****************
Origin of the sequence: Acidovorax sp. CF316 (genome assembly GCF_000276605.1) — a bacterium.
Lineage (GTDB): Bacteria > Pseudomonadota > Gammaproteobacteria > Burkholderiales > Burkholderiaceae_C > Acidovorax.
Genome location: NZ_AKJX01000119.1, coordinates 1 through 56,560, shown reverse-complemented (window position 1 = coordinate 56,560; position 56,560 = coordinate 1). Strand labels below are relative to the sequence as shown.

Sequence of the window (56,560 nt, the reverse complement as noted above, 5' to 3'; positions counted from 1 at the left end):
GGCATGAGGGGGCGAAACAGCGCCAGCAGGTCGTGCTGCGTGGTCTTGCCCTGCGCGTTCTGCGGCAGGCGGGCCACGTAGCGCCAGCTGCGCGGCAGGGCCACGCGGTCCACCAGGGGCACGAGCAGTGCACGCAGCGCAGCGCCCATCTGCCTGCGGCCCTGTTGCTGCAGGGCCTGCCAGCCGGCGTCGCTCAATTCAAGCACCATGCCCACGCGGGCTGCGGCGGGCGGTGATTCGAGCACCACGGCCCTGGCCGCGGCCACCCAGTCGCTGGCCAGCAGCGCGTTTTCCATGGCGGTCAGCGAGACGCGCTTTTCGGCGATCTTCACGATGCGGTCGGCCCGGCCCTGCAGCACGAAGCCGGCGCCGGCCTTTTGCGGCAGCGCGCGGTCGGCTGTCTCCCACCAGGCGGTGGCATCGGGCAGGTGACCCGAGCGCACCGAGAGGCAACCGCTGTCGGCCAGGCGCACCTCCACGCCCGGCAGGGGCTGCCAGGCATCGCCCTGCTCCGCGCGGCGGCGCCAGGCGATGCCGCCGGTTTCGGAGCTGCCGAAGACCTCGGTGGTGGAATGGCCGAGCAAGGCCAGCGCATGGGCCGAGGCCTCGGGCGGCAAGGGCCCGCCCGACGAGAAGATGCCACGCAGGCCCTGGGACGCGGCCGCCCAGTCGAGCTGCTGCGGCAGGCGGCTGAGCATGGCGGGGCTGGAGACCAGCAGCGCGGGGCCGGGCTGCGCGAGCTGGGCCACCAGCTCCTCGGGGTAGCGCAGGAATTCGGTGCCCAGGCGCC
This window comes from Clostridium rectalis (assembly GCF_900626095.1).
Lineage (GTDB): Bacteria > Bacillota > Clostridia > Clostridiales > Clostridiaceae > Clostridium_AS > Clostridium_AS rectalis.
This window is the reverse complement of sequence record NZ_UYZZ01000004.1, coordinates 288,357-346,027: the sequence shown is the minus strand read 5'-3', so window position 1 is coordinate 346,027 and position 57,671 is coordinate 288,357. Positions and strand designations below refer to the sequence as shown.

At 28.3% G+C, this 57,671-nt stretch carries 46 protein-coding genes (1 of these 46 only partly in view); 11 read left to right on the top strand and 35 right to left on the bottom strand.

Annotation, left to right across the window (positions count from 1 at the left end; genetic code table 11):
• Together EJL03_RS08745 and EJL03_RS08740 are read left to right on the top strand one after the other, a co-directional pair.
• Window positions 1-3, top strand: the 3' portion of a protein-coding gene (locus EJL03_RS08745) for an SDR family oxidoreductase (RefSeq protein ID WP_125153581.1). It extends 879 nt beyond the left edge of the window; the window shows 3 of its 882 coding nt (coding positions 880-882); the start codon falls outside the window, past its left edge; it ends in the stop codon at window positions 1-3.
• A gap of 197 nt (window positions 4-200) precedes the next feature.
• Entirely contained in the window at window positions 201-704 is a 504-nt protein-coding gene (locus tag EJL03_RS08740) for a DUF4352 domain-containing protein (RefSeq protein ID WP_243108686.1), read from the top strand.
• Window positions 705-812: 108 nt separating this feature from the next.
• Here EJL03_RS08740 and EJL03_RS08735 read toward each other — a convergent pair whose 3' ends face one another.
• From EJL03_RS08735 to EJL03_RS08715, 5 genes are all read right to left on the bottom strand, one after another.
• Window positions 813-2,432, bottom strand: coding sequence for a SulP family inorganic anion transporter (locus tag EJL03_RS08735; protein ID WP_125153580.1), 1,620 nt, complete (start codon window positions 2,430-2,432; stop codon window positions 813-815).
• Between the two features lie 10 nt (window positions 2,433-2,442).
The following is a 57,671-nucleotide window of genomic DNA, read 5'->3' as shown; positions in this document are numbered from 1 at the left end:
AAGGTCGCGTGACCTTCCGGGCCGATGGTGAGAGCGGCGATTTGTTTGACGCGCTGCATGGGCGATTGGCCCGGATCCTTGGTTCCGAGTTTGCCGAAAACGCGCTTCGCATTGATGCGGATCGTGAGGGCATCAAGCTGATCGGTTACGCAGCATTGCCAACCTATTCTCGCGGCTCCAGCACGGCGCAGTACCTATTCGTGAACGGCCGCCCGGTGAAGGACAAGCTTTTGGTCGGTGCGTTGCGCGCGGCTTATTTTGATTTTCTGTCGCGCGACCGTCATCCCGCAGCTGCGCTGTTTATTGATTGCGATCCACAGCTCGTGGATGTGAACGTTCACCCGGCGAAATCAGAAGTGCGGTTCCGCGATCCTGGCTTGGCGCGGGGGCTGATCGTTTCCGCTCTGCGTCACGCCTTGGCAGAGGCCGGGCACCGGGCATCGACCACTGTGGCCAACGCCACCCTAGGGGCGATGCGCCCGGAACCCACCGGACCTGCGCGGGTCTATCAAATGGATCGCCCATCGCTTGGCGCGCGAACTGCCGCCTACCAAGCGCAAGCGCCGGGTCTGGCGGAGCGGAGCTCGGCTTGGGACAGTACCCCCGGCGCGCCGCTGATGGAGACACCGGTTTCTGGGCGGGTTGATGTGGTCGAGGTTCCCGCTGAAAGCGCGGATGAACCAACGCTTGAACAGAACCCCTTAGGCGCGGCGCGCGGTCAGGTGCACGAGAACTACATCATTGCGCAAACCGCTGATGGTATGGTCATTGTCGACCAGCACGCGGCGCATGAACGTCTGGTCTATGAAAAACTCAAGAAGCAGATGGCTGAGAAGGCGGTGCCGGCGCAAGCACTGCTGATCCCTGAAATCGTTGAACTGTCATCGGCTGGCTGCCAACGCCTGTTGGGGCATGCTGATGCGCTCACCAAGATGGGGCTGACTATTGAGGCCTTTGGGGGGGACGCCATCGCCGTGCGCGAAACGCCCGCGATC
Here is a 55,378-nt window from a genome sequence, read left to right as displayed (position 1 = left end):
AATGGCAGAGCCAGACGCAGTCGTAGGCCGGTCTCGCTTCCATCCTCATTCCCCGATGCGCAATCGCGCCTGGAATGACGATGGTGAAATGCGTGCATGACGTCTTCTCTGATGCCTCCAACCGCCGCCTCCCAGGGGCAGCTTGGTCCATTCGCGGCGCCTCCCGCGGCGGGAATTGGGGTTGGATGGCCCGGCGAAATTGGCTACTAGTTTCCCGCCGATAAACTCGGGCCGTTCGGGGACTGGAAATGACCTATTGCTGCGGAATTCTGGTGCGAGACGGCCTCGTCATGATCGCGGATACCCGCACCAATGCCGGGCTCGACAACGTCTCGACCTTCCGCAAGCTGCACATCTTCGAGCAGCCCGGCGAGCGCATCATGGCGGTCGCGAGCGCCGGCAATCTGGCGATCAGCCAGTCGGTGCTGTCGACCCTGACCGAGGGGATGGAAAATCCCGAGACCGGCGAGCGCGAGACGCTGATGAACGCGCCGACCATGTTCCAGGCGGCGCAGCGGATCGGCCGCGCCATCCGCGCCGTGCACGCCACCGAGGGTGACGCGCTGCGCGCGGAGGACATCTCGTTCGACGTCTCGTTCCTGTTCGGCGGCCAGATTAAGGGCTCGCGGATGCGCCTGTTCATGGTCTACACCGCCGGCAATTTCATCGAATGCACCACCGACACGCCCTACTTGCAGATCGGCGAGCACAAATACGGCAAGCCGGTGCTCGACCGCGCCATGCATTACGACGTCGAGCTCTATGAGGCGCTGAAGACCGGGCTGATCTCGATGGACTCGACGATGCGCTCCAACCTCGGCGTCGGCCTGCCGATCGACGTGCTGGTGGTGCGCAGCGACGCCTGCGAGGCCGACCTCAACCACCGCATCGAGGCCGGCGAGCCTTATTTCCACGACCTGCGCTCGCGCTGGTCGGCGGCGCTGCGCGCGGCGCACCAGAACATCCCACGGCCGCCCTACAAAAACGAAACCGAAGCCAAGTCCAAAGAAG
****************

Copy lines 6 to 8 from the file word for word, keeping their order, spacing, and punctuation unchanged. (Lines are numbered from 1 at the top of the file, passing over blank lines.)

This window comes from Clostridium rectalis (assembly GCF_900626095.1).
Lineage (GTDB): Bacteria > Bacillota > Clostridia > Clostridiales > Clostridiaceae > Clostridium_AS > Clostridium_AS rectalis.
This window is the reverse complement of sequence record NZ_UYZZ01000004.1, coordinates 288,357-346,027: the sequence shown is the minus strand read 5'-3', so window position 1 is coordinate 346,027 and position 57,671 is coordinate 288,357. Positions and strand designations below refer to the sequence as shown.